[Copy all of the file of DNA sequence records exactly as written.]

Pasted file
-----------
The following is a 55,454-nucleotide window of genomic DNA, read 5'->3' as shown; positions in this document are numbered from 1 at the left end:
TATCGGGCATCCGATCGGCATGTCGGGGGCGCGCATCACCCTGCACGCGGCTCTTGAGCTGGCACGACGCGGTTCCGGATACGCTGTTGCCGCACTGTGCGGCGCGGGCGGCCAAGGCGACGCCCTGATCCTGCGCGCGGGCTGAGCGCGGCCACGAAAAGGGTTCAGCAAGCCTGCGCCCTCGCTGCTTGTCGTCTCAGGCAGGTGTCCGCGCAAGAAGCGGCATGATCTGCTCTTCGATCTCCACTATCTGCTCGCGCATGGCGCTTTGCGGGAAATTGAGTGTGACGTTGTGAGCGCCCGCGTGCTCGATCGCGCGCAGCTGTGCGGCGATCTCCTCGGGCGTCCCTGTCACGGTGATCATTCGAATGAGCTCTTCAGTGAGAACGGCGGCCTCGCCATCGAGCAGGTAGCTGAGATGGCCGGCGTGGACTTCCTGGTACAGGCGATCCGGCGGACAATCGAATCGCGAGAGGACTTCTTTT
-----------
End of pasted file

The following is a 55,454-nucleotide window of genomic DNA, read 5'->3' as shown; positions in this document are numbered from 1 at the left end:
TATCGGGCATCCGATCGGCATGTCGGGGGCGCGCATCACCCTGCACGCGGCTCTTGAGCTGGCACGACGCGGTTCCGGATACGCTGTTGCCGCACTGTGCGGCGCGGGCGGCCAAGGCGACGCCCTGATCCTGCGCGCGGGCTGAGCGCGGCCACGAAAAGGGTTCAGCAAGCCTGCGCCCTCGCTGCTTGTCGTCTCAGGCAGGTGTCCGCGCAAGAAGCGGCATGATCTGCTCTTCGATCTCCACTATCTGCTCGCGCATGGCGCTTTGCGGGAAATTGAGTGTGACGTTGTGAGCGCCCGCGTGCTCGATCGCGCGCAGCTGTGCGGCGATCTCCTCGGGCGTCCCTGTCACGGTGATCATTCGAATGAGCTCTTCAGTGAGAACGGCGGCCTCGCCATCGAGCAGGTAGCTGAGATGGCCGGCGTGGACTTCCTGGTACAGGCGATCCGGCGGACAATCGAATCGCGAGAGGACTTCTTTT